To use the obvious example - all those government laptops and CDs left on trains? Think of the budget increase of those tasked with fixing the security leaks! Think of the millions flowing into private contractors' pockets! As if that wasn't enough, think of how effectively such "accidents" make a bunch of precision powermongers lead you to believe they're buffoons - all while reminding you how much information they have on you, ready to squander / sell / modify at their whim. And this is all on top of very specific reasons for releasing data apparently important to "national security": to make a point to an enemy, or friend. If you think anyone demonstrating the sort of incompetence advertised in the media would have got past screening for the Services, you're entirely underestimating your fellow man.

If you think that's bad, what about the reporter? (0)

Anonymous Coward | more than 5 years ago | (#27238841)

"however, the IWF is not an official government organization, does not appear to have legal permission to view child pornography, and quite possibly is breaking the law by doing so."

And if you report that some child pornography is found at a URL, presumably you've looked at it, and you've just admitted doing so to a quasi-government organisation?

Brilliant.

down to our last trillions? (0)

Anonymous Coward | more than 5 years ago | (#27238845)

might as well dispose of the rest of our dough trying to convince us that what we've peed away so far was well spent, as well as presenting to us that we would be somehow better off even further in debt? better days ahead.

our only purpose here is to care for one another. failing that (as we're prone to do), we're just passing through, distracted by the trappings of man'kind'.

there's no need to confuse 'religion', with being a spiritual being. the lights are coming up all over now.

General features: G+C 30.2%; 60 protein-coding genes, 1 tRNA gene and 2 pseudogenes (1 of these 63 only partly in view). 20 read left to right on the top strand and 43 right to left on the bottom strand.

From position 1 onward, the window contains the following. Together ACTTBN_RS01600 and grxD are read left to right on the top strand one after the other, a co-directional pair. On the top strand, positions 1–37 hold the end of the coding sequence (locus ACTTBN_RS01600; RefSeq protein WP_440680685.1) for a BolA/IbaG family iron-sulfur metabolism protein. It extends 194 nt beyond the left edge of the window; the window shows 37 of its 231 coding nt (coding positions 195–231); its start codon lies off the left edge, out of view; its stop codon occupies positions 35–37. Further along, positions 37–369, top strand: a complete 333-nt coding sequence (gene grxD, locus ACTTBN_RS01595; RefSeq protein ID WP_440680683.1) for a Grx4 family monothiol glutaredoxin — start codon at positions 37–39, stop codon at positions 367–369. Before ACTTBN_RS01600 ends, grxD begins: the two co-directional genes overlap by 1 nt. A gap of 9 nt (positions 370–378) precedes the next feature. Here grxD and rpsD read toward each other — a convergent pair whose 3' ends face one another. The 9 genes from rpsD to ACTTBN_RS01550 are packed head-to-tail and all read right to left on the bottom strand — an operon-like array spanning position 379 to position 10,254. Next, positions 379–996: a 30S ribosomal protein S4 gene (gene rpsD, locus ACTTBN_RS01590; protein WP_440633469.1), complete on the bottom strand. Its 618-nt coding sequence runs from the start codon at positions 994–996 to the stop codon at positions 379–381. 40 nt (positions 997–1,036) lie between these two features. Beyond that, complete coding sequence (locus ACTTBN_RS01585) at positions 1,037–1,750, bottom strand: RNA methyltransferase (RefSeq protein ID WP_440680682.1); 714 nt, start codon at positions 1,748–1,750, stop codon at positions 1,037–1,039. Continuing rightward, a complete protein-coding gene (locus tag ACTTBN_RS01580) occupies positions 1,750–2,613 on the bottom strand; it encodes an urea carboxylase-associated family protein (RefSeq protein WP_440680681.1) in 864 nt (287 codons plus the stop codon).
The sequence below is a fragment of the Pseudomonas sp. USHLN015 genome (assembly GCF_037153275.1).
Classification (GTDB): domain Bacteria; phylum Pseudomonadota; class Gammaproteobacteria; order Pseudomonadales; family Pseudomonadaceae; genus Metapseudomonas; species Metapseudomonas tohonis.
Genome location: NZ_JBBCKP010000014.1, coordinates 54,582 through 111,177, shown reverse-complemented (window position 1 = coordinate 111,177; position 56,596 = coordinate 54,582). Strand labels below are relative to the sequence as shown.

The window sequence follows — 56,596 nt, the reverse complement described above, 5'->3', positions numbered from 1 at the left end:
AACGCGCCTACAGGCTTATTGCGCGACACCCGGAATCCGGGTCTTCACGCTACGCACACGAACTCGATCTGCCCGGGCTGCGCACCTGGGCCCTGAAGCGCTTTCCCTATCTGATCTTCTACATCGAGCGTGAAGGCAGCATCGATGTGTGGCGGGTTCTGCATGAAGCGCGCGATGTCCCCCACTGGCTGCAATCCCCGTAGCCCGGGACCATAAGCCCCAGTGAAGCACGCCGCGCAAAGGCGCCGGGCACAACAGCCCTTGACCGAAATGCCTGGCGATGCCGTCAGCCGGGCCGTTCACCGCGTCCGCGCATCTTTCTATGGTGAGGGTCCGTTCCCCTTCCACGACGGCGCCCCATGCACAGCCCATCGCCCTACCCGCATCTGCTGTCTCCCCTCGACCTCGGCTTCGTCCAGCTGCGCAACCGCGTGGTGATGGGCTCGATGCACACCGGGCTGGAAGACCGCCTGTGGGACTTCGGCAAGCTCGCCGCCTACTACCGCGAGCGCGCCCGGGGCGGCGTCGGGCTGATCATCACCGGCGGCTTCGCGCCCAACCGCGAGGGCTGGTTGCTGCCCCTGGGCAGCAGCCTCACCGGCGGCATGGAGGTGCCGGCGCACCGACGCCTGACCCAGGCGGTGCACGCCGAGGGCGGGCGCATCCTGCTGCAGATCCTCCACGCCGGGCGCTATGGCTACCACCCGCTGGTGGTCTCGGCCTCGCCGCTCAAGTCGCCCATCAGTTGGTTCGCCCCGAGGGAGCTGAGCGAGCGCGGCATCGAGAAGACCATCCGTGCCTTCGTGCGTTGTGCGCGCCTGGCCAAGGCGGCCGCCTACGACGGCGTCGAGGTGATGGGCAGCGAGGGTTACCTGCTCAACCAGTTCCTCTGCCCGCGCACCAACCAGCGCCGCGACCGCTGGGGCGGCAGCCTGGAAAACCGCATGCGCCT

Re: UK Gov. Clueless About Own Internet Blacklist (1)

mrphoton (1349555) | more than 5 years ago | (#27238963)

#ifdef rant
I think the title of the article is too long it should read:

"UK Gov. Clueless"

They seem to be coming out with one crazy Stalinist idea involving a data base every week. And before anybody says anything I live here so I know. These guys have only until Thursday 3 June 2010 and then they are very lightly to be chucked out. One fact that readers outside the UK may not know is that Gordon Brown was never elected prime minister by the people, he _took over_ from Blair mid term and thinks it is his given right to turn the UK in to some type of prison camp.
#endif

Re: UK Gov. Clueless About Own Internet Blacklist (1)

daveime (1253762) | more than 5 years ago | (#27239159)

Yes, because the Tories will be SO much better.

Look, it's a simple demonstrable fact that whatever the opposition "say" they don't agree with and would never have implemented, ONCE they get in to power, they will change absolutely nothing that is already in place.

They'll just add yet another layer of shit on top of the existing layer of shit, perhaps with a slightly different colour of perfume, but in the end it just makes the shit pile even deeper.

Title is too long, it should be (2, Insightful)

kramerd (1227006) | more than 5 years ago | (#27238983)

UK gov. clueless

Play at their own game (0)

Anonymous Coward | more than 5 years ago | (#27239117)

I have thought of a morally grey plan!

1. Submit your own apache default page to the IWF.
2. Procure the IWF's IP address from the apache logs.
3. Gain entry to the likely badly secured gateway.
4. Add *.gov to the blacklist.

A shiny penny to whoever pulls it off.

At last the answer to the question..... (1)

mormop (415983) | more than 5 years ago | (#27239155)

Who watches the watchers?

Err... no-one

There is a difference (1)

muyla (1429487) | more than 5 years ago | (#27239335)

The thing is that the inspectors checking the sites are probably just disgusted by them, and don't get much fun out of that.

I guess they could identify if one of their employers gets over exited by his job (maybe check for hair growing on the palm of their hands?)

Like CyberArmy... (1)